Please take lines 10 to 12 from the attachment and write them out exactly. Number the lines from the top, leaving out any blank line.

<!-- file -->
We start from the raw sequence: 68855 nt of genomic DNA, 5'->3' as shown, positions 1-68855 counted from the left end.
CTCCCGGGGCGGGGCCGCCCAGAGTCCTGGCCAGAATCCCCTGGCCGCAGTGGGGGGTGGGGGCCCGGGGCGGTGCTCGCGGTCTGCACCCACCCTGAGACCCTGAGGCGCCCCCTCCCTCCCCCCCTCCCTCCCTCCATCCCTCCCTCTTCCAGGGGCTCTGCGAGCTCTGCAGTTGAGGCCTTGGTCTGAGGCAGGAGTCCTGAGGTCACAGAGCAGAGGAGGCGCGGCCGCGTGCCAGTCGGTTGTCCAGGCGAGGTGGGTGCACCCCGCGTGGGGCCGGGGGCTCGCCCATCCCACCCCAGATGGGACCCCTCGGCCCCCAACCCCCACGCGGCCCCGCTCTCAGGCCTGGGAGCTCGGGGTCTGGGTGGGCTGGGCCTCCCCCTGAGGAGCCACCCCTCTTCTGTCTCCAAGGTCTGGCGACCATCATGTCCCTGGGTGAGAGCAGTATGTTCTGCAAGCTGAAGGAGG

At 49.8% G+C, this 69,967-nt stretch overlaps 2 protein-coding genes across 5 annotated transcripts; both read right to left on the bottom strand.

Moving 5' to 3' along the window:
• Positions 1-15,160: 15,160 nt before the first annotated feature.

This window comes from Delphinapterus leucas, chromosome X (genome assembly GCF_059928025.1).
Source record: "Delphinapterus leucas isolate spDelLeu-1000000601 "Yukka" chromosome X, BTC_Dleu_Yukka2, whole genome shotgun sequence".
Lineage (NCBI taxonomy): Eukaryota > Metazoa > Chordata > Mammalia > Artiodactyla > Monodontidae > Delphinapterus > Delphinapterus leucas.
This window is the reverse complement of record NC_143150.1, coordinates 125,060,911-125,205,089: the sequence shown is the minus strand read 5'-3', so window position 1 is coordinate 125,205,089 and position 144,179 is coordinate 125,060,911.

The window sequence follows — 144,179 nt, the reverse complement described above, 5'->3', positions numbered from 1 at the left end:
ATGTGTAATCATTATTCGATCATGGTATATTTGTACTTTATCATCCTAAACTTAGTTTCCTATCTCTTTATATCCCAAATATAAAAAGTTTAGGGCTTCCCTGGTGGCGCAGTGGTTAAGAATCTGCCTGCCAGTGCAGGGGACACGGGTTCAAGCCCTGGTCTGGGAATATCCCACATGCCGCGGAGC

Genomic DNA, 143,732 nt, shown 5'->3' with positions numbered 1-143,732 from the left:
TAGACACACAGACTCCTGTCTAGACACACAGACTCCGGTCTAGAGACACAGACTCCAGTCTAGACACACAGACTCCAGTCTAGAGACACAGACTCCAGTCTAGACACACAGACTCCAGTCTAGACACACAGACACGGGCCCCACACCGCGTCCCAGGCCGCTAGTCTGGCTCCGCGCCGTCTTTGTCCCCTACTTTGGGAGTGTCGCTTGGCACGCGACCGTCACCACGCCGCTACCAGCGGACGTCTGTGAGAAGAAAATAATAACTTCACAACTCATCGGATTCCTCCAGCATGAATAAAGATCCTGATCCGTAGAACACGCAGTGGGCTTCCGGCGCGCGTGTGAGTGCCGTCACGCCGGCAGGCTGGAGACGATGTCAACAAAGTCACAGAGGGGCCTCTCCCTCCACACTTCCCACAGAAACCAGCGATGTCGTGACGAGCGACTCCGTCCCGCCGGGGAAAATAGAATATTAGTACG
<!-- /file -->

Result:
The window sequence follows — 144,179 nt, the reverse complement described above, 5'->3', positions numbered from 1 at the left end:
ATGTGTAATCATTATTCGATCATGGTATATTTGTACTTTATCATCCTAAACTTAGTTTCCTATCTCTTTATATCCCAAATATAAAAAGTTTAGGGCTTCCCTGGTGGCGCAGTGGTTAAGAATCTGCCTGCCAGTGCAGGGGACACGGGTTCAAGCCCTGGTCTGGGAATATCCCACATGCCGCGGAGC

Genomic DNA, 143,732 nt, shown 5'->3' with positions numbered 1-143,732 from the left: